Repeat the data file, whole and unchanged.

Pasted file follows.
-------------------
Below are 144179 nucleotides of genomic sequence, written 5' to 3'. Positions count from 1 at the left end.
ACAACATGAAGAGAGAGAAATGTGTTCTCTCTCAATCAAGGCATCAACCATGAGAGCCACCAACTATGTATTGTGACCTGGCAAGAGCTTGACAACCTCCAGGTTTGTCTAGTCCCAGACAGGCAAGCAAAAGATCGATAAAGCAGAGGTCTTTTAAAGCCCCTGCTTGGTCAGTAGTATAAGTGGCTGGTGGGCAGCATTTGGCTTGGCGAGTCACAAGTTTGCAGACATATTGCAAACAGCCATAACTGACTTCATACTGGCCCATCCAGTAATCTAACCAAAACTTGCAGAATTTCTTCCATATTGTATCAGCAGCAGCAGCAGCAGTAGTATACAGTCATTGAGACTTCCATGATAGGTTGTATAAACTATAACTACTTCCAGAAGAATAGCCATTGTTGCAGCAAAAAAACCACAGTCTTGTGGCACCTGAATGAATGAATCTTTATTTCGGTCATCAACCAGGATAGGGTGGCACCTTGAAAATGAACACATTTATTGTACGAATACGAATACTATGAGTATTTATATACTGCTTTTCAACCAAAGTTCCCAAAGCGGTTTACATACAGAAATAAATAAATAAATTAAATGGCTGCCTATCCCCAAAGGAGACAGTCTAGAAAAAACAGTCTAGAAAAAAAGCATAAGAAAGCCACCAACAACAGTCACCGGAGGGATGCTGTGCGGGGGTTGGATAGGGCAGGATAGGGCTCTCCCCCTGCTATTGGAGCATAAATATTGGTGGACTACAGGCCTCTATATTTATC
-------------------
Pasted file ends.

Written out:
Below are 144179 nucleotides of genomic sequence, written 5' to 3'. Positions count from 1 at the left end.
ACAACATGAAGAGAGAGAAATGTGTTCTCTCTCAATCAAGGCATCAACCATGAGAGCCACCAACTATGTATTGTGACCTGGCAAGAGCTTGACAACCTCCAGGTTTGTCTAGTCCCAGACAGGCAAGCAAAAGATCGATAAAGCAGAGGTCTTTTAAAGCCCCTGCTTGGTCAGTAGTATAAGTGGCTGGTGGGCAGCATTTGGCTTGGCGAGTCACAAGTTTGCAGACATATTGCAAACAGCCATAACTGACTTCATACTGGCCCATCCAGTAATCTAACCAAAACTTGCAGAATTTCTTCCATATTGTATCAGCAGCAGCAGCAGCAGTAGTATACAGTCATTGAGACTTCCATGATAGGTTGTATAAACTATAACTACTTCCAGAAGAATAGCCATTGTTGCAGCAAAAAAACCACAGTCTTGTGGCACCTGAATGAATGAATCTTTATTTCGGTCATCAACCAGGATAGGGTGGCACCTTGAAAATGAACACATTTATTGTACGAATACGAATACTATGAGTATTTATATACTGCTTTTCAACCAAAGTTCCCAAAGCGGTTTACATACAGAAATAAATAAATAAATTAAATGGCTGCCTATCCCCAAAGGAGACAGTCTAGAAAAAACAGTCTAGAAAAAAAGCATAAGAAAGCCACCAACAACAGTCACCGGAGGGATGCTGTGCGGGGGTTGGATAGGGCAGGATAGGGCTCTCCCCCTGCTATTGGAGCATAAATATTGGTGGACTACAGGCCTCTATATTTATC